Last week, British Prime Minister Boris Johnson introduced the ‘Rule of Six,’ limiting gatherings to six people, in order to slow the spread of Covid-19. This brought to mind the older ‘Six Block Rule’ that directors have used to guide them on their capacity to accept new roles. The ‘Rule’ proposes that, in general, aContinue reading “The (other) Rule of Six – and the mistake we make in using it”
Some people tower over their profession: Albert Einstein – physical sciences, Chuck Yeager – test flying, Florence Nightingale – nursing (and statistics – check her out). In corporate governance, few are as respected as Professor Bob Garratt, author of ‘The Fish Rots from the Head’. It’s an excellent metaphor to illustrate his discussion of board leadership, albeit,Continue reading “The Four Levels of Board Maturity … and what you need to do about yours”
I don’t suppose any of us fully anticipated what we, and the rest of the world, have experienced in these last few months. Most of our boards have well considered and often colourful risk registers, which they review regularly. So why was this coronavirus such an ambush? How many registers contained something like: ‘Global pandemic, forcingContinue reading “Who saw that coming? The A.R.T. of Risk Governance”
Every Leader of the Opposition in a parliamentary democracy should keep a copy of The Serenity Prayer on their desk: “Grant me – Serenity, to accept the things I cannot change; Courage, to change the things I can; and Wisdom, to know the difference.” The past is one thing none of us can change: it’s happened. OfContinue reading “What’s the Plan, New Zealand? Three strategic questions we need to ask”
After the SARS outbreak of 2003, someone on the board of the All-England Club (or, more correctly, the All-England Lawn Tennis and Croquet Club), which runs the annual Wimbledon Tournament, asked exactly the right question: ‘What if …’ ‘What if we had another event like SARS and had to cancel?’ As a result, the ClubContinue reading “The Wisdom of Wimbledon: Covered Are We”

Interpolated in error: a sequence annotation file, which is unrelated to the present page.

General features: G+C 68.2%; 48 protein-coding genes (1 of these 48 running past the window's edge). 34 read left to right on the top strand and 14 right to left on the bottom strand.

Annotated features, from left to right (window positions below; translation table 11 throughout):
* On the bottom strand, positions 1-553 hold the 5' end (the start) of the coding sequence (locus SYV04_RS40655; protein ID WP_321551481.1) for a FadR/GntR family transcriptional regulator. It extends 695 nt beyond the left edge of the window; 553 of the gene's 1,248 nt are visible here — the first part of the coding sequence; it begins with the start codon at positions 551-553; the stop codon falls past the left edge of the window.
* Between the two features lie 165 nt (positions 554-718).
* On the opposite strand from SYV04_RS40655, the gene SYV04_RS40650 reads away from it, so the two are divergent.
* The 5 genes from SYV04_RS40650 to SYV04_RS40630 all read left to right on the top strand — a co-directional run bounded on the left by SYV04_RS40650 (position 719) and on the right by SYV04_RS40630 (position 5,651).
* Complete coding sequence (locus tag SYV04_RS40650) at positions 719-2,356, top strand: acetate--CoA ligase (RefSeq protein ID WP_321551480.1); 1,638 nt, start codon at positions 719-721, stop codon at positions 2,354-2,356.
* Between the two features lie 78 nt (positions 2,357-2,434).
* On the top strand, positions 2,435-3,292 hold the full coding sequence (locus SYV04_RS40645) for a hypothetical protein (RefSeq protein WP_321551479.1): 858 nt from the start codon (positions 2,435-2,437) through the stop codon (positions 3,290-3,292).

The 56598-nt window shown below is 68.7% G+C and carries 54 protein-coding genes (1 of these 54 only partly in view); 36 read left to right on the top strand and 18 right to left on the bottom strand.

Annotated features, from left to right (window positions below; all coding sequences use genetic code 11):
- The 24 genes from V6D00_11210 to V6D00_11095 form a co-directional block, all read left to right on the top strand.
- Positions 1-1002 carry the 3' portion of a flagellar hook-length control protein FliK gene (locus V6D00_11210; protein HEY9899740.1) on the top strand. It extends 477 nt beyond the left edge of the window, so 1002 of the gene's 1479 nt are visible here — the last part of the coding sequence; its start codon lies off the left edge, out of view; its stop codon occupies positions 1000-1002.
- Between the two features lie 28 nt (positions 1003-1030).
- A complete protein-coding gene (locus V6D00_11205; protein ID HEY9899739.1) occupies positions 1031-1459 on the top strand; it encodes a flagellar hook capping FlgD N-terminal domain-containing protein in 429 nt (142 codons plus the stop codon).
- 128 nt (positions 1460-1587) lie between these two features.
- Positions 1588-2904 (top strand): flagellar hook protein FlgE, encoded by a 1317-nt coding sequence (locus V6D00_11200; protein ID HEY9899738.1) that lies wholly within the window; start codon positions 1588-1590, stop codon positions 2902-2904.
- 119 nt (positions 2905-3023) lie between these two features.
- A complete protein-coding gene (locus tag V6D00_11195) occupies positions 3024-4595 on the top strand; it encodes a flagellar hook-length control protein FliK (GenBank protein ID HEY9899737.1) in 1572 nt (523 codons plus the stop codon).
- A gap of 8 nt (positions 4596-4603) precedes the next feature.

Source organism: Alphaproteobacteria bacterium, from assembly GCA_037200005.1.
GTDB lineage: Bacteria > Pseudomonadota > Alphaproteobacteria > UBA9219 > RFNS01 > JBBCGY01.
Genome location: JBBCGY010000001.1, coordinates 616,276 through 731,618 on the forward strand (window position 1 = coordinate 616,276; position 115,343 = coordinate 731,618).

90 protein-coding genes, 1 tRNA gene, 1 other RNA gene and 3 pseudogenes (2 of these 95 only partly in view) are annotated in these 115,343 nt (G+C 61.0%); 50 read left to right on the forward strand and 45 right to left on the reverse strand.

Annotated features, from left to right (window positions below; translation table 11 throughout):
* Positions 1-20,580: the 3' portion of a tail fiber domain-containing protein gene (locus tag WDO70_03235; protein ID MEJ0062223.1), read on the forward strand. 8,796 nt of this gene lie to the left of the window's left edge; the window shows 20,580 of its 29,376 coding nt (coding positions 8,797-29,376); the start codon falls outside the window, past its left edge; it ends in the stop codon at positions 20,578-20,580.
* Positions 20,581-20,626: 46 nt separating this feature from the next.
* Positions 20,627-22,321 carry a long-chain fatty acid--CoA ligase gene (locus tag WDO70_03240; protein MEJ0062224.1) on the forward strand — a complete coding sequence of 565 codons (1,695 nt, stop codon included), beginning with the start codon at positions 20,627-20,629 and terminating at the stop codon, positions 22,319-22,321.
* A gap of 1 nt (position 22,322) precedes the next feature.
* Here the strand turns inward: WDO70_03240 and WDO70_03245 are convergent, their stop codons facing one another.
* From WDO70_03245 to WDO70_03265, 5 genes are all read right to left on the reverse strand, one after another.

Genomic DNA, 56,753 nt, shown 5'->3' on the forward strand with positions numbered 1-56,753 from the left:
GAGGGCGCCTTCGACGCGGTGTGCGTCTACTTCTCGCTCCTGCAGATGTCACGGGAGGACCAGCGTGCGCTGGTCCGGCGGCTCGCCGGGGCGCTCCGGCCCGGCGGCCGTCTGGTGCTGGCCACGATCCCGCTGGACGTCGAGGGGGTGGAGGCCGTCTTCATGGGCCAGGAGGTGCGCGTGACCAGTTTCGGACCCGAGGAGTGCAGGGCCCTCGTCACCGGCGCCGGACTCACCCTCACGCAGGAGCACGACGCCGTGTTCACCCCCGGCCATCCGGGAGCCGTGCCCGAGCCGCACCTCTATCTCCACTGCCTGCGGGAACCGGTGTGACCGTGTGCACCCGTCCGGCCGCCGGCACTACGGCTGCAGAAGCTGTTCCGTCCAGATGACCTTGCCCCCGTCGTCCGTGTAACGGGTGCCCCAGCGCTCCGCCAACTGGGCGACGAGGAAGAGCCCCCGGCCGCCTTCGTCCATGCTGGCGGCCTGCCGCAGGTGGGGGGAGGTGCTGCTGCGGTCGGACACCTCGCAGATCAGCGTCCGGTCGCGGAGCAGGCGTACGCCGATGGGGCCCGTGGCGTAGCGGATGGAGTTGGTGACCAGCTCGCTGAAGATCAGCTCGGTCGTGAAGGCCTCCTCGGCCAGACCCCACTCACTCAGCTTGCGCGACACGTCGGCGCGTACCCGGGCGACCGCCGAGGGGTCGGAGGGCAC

Chairing a board meeting is hard work and you feel tired at the end of it, right? I’m the same. It probably means you’re doing your job properly – actually your three jobs as chair: First, you’re managing the process of the meeting. To most people, this is your main role. Second, you’re still aContinue reading “Chairing in the Time of Physical Separation* – Six Tips for Chairing Remote Board Meetings”
Some chairs tell me they don’t believe in board-alone time because it shows a lack of trust in the CEO. Others use it ‘as needed,’ if the chair or a board member calls for it. I don’t agree with the former, and I’ll explain why, but I can easily understand how the latter approach, ‘asContinue reading “The three things we talk about in Board-alone time, and two that we don’t”
Many people better qualified than me have taken to the ramparts to protest this loss of New Zealand’s only serious music channel and I imagine some Ministers are receiving a lot of feedback. But I do have many years of experience sitting in boardrooms, asking hard questions and formulating corporate strategies. So I’ve taken aContinue reading “Radio New Zealand and the Ansoff Matrix”
Six Steps to More Meaningful Minutes
As I write, I’ve just finished reviewing the draft minutes for a board meeting we held last week.
Why do many chairs and directors see this as largely a chore – and do they give the minutes the attention they really need? Are they ensuring that the minutes reflect accurately the decisions the board took, and the tone of the meeting; or do they spend their energy – and feel triumphant – uncovering the trivial typo or incorrect use of punctuation (we all know one of those, don’t we)?
I’ve just returned from a few weeks’ leave and one of the first stories to catch my eye related to the departure of Boeing’s CEO, Dennis Muilenberg, following the company’s inept handling of the aftermath of two fatal 737-Max crashes that killed a total of 346 people.